Kickboxing My Way Through Chemo

Kickboxing helped me find myself. Now that I'm fighting breast cancer, it's keeping me sane, and helping my body survive chemo.

If the gym is your church, like it is mine, you’ll understand. When something goes wrong–whether you need a place to forget, or an outlet to channel what you’re feeling–there is no place like the gym.

CKO Astoria, a kickboxing gym in New York, is my second home, and has been for the past four years. I met the most amazing people there, and most importantly, I found myself there. Lost in a sea of misery and depression, I literally punched and kicked my way to a saner me. So when I was diagnosed with cancer, I vowed that I wouldn’t let it get in the way of going to the gym. I was not about to lose myself again.

I’ll never forget that day, June 29th,2017, when I got the call and was told my opponent was breast cancer. When I spoke to the doctor on the phone in the middle of my workday, I paced like a caged tiger. Once I finally collapsed into a conference room chair, though, it was a different story. I felt like the wind had been knocked out of me. Luckily, through kickboxing, I’d had training on taking big hits: always exhale on contact, it makes the pain bearable.

Have you ever been in a fight and gotten punched so hard you lost your breath? That’s pretty much what being told you have cancer feels like. It’s like a spinning back-kick to the solar plexus. If you don’t know how to take a hit, it knocks you back and makes you beg for air.

Have you ever been in a fight and gotten punched so hard you lost your breath? That’s pretty much what being told you have cancer feels like.

After I started breathing again, I went back to work. There were so many thoughts running through my mind at this point, but I didn’t react. I couldn’t yet. Instead, when work was over, I went to the gym: it had gotten me through so much over the last four years, it would get me through this too.

Upon hearing I had breast cancer the owner of CKO Astoria kindly offered to freeze my account. Yet I was horrified.

“You’ll do no such thing,” I told him. “Your job is to keep me strong. That’s what I need from you.”

And that’s exactly what they’ve done. Like a good trainer, they’ve kept me strong and motivated as I fight my toughest opponent yet.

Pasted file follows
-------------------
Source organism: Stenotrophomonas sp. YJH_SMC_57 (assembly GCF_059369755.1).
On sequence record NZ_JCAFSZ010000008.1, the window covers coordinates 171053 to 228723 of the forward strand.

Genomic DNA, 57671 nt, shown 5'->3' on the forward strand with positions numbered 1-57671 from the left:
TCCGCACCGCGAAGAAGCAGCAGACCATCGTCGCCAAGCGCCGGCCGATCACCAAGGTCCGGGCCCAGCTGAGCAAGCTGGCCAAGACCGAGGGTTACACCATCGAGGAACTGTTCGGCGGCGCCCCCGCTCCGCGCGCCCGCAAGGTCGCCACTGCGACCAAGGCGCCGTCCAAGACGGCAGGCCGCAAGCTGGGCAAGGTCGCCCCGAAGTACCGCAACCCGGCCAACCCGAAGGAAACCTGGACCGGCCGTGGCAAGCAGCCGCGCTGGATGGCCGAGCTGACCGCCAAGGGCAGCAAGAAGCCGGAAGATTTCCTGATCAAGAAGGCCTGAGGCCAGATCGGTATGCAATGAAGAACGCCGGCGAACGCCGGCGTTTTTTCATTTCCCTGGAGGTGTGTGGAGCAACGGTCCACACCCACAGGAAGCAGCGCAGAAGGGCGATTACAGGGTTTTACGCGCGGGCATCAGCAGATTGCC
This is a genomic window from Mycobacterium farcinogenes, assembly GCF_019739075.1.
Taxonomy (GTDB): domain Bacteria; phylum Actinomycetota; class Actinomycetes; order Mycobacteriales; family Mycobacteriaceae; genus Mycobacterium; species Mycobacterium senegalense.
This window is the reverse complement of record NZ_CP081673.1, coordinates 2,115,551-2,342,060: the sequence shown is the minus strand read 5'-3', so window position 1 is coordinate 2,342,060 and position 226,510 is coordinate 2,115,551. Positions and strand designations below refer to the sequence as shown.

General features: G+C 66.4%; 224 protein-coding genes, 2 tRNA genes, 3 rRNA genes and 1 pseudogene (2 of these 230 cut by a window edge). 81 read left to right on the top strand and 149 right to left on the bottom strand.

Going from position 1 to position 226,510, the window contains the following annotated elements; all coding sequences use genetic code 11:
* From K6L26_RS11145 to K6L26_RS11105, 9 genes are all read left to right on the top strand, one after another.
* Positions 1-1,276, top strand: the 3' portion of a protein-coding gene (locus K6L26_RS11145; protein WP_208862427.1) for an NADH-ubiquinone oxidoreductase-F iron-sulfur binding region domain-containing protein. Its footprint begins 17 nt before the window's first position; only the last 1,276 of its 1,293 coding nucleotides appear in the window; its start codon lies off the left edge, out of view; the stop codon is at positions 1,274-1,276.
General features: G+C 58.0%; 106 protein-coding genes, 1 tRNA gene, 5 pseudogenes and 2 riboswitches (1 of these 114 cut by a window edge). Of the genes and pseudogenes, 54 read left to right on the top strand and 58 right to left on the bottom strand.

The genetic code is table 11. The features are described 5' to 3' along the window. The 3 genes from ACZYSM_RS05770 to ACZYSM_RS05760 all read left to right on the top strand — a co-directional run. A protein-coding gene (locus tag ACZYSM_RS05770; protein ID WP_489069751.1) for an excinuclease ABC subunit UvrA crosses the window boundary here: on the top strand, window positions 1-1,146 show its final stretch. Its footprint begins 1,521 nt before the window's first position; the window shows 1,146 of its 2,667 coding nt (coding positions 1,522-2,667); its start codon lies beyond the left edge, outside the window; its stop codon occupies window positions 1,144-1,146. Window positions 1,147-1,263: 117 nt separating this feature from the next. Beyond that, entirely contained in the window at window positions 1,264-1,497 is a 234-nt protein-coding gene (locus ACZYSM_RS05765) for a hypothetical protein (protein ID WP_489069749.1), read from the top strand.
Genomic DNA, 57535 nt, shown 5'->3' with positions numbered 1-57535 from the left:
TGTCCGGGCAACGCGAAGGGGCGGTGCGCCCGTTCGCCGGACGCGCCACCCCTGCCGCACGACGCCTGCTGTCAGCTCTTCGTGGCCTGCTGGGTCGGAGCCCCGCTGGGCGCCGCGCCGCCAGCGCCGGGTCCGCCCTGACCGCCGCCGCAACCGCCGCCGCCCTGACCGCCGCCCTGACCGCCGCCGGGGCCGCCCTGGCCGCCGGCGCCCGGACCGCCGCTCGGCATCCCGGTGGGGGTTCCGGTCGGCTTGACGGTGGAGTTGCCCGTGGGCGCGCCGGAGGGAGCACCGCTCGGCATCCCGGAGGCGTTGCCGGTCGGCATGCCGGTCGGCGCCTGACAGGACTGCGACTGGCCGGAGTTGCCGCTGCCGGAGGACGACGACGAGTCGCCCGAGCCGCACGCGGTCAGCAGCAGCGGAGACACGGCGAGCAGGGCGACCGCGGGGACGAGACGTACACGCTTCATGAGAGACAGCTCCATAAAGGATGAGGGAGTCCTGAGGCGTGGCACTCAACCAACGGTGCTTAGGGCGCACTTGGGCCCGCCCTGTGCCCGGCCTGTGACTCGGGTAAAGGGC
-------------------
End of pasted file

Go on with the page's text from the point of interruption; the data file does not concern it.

Chemo isn’t what most people expect; it’s certainly not what the movies show. Everyone’s treatment is different, everyone’s body reacts differently, and so does your mind. So when I started chemo, I didn’t know if I would be able to keep to my four-day-a-week gym routine, but I’d try my best. And the night before my first treatment, there I was, punching and kicking: doing burpees, pushups, laps, squats, thrusts, jab, cross, hook, elbows, roundhouses.

Nothing was going to phase me, because all I could see was the battle ahead of me.


Vicky Rego.

My first treatment came, and I was told I wouldn’t feel it until three days later–Saturday–when the steroids wore off and the poison sank in. I used kickboxing, punching, running, and lifting weights as a way to utilize the otherwise destructive side effect of the steroids on days one and two.

By the time Saturday morning class came, I felt like I was kickboxing in the ocean. My body was heavy and felt like it floated in nothing, and that was the way it continued to feel through my chemo (especially when the neuropathy set in) but I kept going: every week, to every class I could.

Sure, I had to modify my workouts. Running and jumping rope became difficult, so instead, I rowed. The trainer said 10 burpees, my body said 5; some days it said zero, so I squatted instead. This wasn’t about ego; it was about winning. I listened to everything my body told me about what it could and couldn’t do, and I adjusted accordingly, because being at the gym made chemo more tolerable to me, mentally and physically.

I couldn’t have done it alone. Luckily, CKO Astoria has a great community. The owners, the trainers, the friends I’ve made; they’ve all stood by my side. Keeping me focused, coming to treatment with me, reminding me to slow down when I seemed to be pushing a little too hard.

You don’t fully understand what chemo does to a person unless you go through it. It’s like trying to function underwater, wearing weights over your entire body; legs dragging because you aren’t sure if you’re touching the ground. Still, I pushed through at the gym, knowing that if I could get through this class, I could get through the next treatment.

Staying on course with my workouts helped my nausea, and helped me keep up my appetite and water intake: things that are often the first to go during chemo. The doctors were amazed I kept going, and said it clearly was helping my body recover, but what they didn’t understand was the positive effects weren’t just physical. Having cancer can make you angry, but when I felt angry, I pictured a cancer cell on the bag and punched away. It helped.

Cancer is a tough opponent. But I’m tougher, I think.

Until two days before my surgery, I kept taking classes. I went from four classes a week to two, and then down to one, but I never stopped going: working out always helped. And it still helps.

As I recover from surgery and get ready to start radiation, my body, mind, and soul are exhausted, but my determination to keep going is still there. I’m slowly getting back to the gym, doing a little more each time I’m there. Kickboxing helped me to find myself before cancer, it helped prepare my body for the chemical attack it was forced to endure after cancer, and even if I’m left with scars, it will help me beat cancer in the end.

Cancer is a tough opponent. But I’m tougher, I think.

Creative Commons photo by Khusen Rustamov.

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